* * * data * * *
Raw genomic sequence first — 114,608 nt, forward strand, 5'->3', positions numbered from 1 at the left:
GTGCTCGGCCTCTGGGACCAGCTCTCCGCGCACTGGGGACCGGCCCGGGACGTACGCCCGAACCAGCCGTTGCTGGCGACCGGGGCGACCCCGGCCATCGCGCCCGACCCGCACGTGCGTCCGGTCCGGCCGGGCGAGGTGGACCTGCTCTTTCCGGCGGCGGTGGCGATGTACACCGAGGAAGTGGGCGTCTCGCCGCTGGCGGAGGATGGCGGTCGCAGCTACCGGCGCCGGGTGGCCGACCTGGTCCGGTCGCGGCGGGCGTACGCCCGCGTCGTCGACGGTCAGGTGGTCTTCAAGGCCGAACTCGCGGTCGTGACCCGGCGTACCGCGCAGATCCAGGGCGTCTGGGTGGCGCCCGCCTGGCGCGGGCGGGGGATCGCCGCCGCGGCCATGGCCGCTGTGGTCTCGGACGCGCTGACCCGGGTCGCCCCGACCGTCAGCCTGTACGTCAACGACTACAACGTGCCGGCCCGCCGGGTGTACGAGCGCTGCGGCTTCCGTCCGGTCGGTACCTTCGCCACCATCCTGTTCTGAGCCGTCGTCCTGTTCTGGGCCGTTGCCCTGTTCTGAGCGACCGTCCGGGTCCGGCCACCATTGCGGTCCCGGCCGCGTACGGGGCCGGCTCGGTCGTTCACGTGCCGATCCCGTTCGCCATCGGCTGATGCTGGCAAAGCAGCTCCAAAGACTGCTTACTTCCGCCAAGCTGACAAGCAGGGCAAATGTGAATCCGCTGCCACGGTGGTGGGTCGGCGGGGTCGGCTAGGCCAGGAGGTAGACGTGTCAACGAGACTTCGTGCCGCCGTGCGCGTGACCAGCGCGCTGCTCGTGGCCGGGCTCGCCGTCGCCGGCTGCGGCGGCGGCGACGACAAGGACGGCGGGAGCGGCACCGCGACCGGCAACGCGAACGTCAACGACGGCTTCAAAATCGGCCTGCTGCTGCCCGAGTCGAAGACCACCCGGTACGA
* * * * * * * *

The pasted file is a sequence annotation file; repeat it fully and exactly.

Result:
Raw genomic sequence first — 114,608 nt, forward strand, 5'->3', positions numbered from 1 at the left:
GTGCTCGGCCTCTGGGACCAGCTCTCCGCGCACTGGGGACCGGCCCGGGACGTACGCCCGAACCAGCCGTTGCTGGCGACCGGGGCGACCCCGGCCATCGCGCCCGACCCGCACGTGCGTCCGGTCCGGCCGGGCGAGGTGGACCTGCTCTTTCCGGCGGCGGTGGCGATGTACACCGAGGAAGTGGGCGTCTCGCCGCTGGCGGAGGATGGCGGTCGCAGCTACCGGCGCCGGGTGGCCGACCTGGTCCGGTCGCGGCGGGCGTACGCCCGCGTCGTCGACGGTCAGGTGGTCTTCAAGGCCGAACTCGCGGTCGTGACCCGGCGTACCGCGCAGATCCAGGGCGTCTGGGTGGCGCCCGCCTGGCGCGGGCGGGGGATCGCCGCCGCGGCCATGGCCGCTGTGGTCTCGGACGCGCTGACCCGGGTCGCCCCGACCGTCAGCCTGTACGTCAACGACTACAACGTGCCGGCCCGCCGGGTGTACGAGCGCTGCGGCTTCCGTCCGGTCGGTACCTTCGCCACCATCCTGTTCTGAGCCGTCGTCCTGTTCTGGGCCGTTGCCCTGTTCTGAGCGACCGTCCGGGTCCGGCCACCATTGCGGTCCCGGCCGCGTACGGGGCCGGCTCGGTCGTTCACGTGCCGATCCCGTTCGCCATCGGCTGATGCTGGCAAAGCAGCTCCAAAGACTGCTTACTTCCGCCAAGCTGACAAGCAGGGCAAATGTGAATCCGCTGCCACGGTGGTGGGTCGGCGGGGTCGGCTAGGCCAGGAGGTAGACGTGTCAACGAGACTTCGTGCCGCCGTGCGCGTGACCAGCGCGCTGCTCGTGGCCGGGCTCGCCGTCGCCGGCTGCGGCGGCGGCGACGACAAGGACGGCGGGAGCGGCACCGCGACCGGCAACGCGAACGTCAACGACGGCTTCAAAATCGGCCTGCTGCTGCCCGAGTCGAAGACCACCCGGTACGA